Theodore O'Hara (search for this): chapter 2.16
Southern opinion and feeling no better evidence could be given than the fact that practically all those who wrote poetry during the Civil War were either participants in the actual struggle or were intimately connected with those who were. Theodore O'Hara, who had been in active service during the Mexican War and had written The Bivouac of the dead in honour of those who died in that war, was colonel of an Alabama regiment and later a staff officer in the Confederate Army. Henry Rootes Jackssing from a stage where you young men are to succeed me, and inscribed for his tombstone the poignant words: Here lies one who, after a reasonably long life, distinguished chiefly by unceasing labours, has left all his better works undone. Meek, O'Hara, John R. Thompson, and Henry Timrod were all dead by 1875. Randall spent many years in the drudgery of a newspaper office, never recapturing the first fine careless rapture of his great song. Ticknor and Bruns followed with devotion the life of
Emily V. Mason (search for this): chapter 2.16
he editors is that Henry R. Jackson's My wife and child is attributed to General J. T. [T. J., or Stonewall] Jackson. More than half of the volume is given up to Songs of the Southland and other poems by Kentucky. In the following year Miss Emily V. Mason of Virginia edited The Southern poems of the Civil War. She had from the beginning of the war conceived the design of collecting and preserving the various war poems which (born of the excited state of the public mind) then inundated our to underrate poetry and to discourage literary production found their deepest emotions expressed in martial strains, or in meditative lyrics. Written for local newspapers, preserved in scrap-books, collected in volumes like those of Simms and Miss Mason, sifted by the later editors and collectors, they preserve heroes and incidents, landscapes and sentiments that will always endear them to the Southern people. If we consider the poems from this last point of view, they serve to suggest the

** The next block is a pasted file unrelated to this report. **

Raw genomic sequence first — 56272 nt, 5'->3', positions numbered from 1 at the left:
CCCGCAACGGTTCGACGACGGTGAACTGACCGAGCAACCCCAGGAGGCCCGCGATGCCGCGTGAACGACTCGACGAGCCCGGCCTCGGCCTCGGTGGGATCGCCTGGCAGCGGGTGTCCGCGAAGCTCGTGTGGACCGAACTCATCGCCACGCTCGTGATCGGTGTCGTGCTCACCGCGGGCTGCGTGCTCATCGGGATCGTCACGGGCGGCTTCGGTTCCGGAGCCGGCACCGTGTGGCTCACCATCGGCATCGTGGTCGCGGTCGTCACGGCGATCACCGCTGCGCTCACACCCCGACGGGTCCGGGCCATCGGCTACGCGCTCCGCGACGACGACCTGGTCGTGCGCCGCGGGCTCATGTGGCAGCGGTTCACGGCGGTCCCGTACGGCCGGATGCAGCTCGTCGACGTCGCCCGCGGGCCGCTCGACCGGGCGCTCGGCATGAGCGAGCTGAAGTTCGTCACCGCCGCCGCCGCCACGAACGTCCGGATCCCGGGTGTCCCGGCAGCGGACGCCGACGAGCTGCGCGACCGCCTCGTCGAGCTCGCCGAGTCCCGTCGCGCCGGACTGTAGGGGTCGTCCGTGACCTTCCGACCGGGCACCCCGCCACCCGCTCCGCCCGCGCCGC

Edward Coate Pinkney (search for this): chapter 2.16
uick to feel the poetic instinct and the influence of other poets, content with an occasional poem or a single volume, and thenceforth prone to lead a life of culture rather than of creative activity. The result was that the South, in 1860, had found no adequate expression of her life, no interpretation of her ideals, not even a description of her natural scenery. What writing there was, with few exceptions, was not of the soil nor of the people. Poe, See Book II, Chap. XIV. Edward Coate Pinkney (1802-28), author of the exquisite love-compliment A Health, and Richard Henry Wilde (1789-1847), who wrote the fragrant Stanzas beginning My life is like the summer rose, might have written anywhere. One poem of the War of 1812, one or two of the Mexican War, and some half dozen other lyrics constituted, despite the appearance of not a few volumes of well-meant verse, See Bibliography the poetic output of the South before the Civil War. The Civil War aroused intense emotions t